Oil-directed rigs were off by five for a total of 1367, while gas rigs fell by nine to total 369.
The Eagle Ford led the decline, losing six rigs for a total of 221. The Permian was down two rigs on 451.
Unsurprisingly, Texas – home to both the Eagle Ford and the Permian – was the biggest loser among states, shedding eight rigs for a weekly total of 822.
The Williston basin of North Dakota was also down two rigs on 181.
The Marcellus was down on 85. The Utica shale of Ohio was up two rigs on 38.
The Granite Wash was down two on 63. The Mississippian was up one on 80.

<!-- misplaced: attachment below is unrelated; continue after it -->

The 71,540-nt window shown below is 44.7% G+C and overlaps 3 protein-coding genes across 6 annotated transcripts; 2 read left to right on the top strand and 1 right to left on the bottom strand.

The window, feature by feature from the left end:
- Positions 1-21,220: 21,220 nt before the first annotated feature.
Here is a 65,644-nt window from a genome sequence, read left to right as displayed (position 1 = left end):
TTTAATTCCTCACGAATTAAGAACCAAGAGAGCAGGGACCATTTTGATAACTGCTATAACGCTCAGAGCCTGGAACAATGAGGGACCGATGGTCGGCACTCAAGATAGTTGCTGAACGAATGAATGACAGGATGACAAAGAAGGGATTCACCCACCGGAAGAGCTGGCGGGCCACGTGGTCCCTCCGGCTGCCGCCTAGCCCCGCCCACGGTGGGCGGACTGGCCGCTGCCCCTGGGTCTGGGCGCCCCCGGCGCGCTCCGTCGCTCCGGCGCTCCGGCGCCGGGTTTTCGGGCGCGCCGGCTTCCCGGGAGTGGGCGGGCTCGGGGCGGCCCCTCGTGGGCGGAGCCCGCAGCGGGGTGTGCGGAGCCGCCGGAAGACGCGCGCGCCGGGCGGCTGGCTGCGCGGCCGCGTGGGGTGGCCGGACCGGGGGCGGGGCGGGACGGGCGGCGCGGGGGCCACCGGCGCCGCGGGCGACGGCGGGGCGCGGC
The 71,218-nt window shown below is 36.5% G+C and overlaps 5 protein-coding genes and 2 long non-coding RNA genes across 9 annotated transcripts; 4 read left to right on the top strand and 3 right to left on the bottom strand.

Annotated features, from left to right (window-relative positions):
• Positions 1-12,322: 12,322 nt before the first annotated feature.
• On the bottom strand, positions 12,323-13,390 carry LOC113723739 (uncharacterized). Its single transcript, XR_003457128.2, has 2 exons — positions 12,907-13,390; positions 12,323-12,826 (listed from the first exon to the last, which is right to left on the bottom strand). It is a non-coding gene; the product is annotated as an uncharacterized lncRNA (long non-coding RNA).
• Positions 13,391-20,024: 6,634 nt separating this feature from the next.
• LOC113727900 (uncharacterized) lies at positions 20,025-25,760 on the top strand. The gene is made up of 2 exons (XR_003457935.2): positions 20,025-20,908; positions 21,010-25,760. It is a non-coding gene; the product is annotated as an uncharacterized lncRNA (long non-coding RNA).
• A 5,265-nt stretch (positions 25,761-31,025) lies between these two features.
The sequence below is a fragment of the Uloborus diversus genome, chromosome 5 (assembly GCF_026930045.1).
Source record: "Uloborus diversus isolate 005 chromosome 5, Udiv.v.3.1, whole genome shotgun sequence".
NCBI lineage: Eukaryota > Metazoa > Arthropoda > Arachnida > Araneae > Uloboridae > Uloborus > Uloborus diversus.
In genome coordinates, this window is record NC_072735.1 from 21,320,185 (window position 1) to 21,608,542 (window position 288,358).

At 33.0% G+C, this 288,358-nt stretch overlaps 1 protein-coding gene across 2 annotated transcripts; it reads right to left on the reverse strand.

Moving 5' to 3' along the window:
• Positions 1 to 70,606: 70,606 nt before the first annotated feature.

On a state-by-state basis, Kansas struggled with four fewer rigs for a total of 24. Louisiana also took a hit, losing six rigs for 106.
Oklahoma shot up seven for a total of 178 rigs.
Pennsylvania was up four on 58, but Marcellus mate West Virginia lost four for 30.
Alaska gained four rigs for 11. California lost two for 40.
In its quarterly tally of well spuds, released earlier on Friday, Baker Hughes said there were 9175 new spuds in the three months to September, a 2% increase from the previous quarter and driven be increased drilling efficiencies.